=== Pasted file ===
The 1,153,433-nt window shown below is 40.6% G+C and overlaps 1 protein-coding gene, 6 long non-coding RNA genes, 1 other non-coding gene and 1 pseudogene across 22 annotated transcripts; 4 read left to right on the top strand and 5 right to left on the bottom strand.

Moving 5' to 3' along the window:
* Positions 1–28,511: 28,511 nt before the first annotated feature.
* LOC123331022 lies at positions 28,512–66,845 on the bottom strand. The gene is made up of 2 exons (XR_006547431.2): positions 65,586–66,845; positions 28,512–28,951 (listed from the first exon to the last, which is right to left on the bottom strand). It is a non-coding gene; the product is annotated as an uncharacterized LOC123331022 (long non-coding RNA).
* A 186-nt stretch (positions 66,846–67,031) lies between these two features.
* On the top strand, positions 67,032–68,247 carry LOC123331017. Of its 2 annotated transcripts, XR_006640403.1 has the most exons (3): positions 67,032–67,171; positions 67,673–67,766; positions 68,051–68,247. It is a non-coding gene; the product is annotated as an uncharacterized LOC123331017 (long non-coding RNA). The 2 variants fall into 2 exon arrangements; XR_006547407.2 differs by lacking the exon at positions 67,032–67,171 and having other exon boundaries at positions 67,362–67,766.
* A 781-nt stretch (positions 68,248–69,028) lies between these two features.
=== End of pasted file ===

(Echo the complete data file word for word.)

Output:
The 1,153,433-nt window shown below is 40.6% G+C and overlaps 1 protein-coding gene, 6 long non-coding RNA genes, 1 other non-coding gene and 1 pseudogene across 22 annotated transcripts; 4 read left to right on the top strand and 5 right to left on the bottom strand.

Moving 5' to 3' along the window:
* Positions 1–28,511: 28,511 nt before the first annotated feature.
* LOC123331022 lies at positions 28,512–66,845 on the bottom strand. The gene is made up of 2 exons (XR_006547431.2): positions 65,586–66,845; positions 28,512–28,951 (listed from the first exon to the last, which is right to left on the bottom strand). It is a non-coding gene; the product is annotated as an uncharacterized LOC123331022 (long non-coding RNA).
* A 186-nt stretch (positions 66,846–67,031) lies between these two features.
* On the top strand, positions 67,032–68,247 carry LOC123331017. Of its 2 annotated transcripts, XR_006640403.1 has the most exons (3): positions 67,032–67,171; positions 67,673–67,766; positions 68,051–68,247. It is a non-coding gene; the product is annotated as an uncharacterized LOC123331017 (long non-coding RNA). The 2 variants fall into 2 exon arrangements; XR_006547407.2 differs by lacking the exon at positions 67,032–67,171 and having other exon boundaries at positions 67,362–67,766.
* A 781-nt stretch (positions 68,248–69,028) lies between these two features.